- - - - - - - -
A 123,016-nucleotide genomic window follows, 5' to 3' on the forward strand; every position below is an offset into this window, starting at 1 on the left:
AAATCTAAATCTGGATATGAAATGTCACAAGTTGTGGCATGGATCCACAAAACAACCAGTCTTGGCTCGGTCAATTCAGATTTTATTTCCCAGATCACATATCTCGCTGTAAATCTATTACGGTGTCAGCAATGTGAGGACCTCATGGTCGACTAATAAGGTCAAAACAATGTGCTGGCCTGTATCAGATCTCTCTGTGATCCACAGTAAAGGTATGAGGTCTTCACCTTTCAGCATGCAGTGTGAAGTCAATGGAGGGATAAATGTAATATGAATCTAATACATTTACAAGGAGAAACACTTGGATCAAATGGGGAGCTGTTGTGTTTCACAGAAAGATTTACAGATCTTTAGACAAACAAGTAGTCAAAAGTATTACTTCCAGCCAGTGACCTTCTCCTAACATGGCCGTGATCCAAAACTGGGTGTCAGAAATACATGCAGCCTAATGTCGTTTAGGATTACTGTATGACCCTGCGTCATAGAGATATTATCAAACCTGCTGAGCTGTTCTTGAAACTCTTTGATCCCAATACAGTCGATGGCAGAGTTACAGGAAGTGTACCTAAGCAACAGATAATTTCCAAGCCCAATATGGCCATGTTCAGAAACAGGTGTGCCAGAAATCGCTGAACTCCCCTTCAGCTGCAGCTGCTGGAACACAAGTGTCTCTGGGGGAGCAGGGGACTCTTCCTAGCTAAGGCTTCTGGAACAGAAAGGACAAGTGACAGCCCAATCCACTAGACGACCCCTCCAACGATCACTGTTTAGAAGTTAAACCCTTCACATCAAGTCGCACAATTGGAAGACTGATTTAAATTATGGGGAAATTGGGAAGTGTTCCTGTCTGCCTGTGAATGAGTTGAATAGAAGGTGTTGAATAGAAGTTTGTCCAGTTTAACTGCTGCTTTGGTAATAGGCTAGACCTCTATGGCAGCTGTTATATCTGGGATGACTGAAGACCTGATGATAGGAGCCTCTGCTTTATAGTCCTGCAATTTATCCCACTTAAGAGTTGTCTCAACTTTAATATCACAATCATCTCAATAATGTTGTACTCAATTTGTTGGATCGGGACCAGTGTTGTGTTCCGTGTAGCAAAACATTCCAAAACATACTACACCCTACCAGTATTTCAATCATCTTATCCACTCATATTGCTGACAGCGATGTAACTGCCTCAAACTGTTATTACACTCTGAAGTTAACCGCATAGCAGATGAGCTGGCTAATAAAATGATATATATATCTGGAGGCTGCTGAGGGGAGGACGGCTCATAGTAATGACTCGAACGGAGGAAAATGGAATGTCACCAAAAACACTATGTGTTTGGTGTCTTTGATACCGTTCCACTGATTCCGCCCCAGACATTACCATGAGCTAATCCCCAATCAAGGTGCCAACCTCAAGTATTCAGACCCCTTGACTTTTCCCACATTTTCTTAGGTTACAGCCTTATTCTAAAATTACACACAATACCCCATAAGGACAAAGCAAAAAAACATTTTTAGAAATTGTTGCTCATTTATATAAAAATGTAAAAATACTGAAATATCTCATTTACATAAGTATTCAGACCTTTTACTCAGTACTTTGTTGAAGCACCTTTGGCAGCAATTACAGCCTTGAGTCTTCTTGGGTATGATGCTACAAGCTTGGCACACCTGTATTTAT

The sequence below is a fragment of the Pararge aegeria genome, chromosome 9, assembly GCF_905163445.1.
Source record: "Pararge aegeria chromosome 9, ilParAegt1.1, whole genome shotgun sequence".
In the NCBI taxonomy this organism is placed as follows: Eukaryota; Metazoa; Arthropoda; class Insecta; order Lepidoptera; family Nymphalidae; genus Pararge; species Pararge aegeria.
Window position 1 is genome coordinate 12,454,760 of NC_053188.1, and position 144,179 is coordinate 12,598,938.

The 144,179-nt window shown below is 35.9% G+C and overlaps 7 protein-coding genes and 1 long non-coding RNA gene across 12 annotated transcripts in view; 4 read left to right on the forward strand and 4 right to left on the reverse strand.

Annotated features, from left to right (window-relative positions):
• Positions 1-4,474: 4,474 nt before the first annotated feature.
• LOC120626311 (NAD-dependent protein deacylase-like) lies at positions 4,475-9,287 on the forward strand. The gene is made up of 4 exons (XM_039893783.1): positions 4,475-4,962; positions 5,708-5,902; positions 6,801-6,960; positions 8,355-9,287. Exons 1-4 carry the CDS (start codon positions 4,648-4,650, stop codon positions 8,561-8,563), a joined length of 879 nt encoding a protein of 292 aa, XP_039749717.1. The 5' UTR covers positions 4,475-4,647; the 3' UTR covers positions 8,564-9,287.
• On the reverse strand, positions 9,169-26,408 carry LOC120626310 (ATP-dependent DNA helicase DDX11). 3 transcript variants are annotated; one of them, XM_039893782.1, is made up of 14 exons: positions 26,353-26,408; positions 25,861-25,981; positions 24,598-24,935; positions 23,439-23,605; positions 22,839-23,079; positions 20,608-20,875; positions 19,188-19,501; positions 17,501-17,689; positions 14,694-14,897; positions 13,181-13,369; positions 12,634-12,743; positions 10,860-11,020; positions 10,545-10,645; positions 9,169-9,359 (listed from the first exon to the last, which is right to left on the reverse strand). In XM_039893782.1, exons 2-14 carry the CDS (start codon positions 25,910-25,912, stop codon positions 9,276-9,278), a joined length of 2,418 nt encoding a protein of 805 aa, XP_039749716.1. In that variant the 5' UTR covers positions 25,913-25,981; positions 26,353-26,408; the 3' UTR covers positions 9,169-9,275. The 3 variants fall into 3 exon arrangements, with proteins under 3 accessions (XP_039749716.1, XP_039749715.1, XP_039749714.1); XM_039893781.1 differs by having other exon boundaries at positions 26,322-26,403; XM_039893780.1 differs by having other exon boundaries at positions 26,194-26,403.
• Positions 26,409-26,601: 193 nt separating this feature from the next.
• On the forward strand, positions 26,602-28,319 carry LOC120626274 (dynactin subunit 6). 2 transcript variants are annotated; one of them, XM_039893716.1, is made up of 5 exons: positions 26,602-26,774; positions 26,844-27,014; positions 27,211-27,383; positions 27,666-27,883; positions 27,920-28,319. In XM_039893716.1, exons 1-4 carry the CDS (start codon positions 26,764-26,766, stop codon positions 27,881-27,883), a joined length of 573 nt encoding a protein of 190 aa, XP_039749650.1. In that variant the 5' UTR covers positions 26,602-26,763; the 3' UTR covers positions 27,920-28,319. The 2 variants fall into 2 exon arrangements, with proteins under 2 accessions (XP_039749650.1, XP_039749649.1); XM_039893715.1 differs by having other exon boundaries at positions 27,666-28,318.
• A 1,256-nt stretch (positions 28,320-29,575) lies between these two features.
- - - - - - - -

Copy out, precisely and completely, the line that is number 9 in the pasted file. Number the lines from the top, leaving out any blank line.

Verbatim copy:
• Positions 1-4,474: 4,474 nt before the first annotated feature.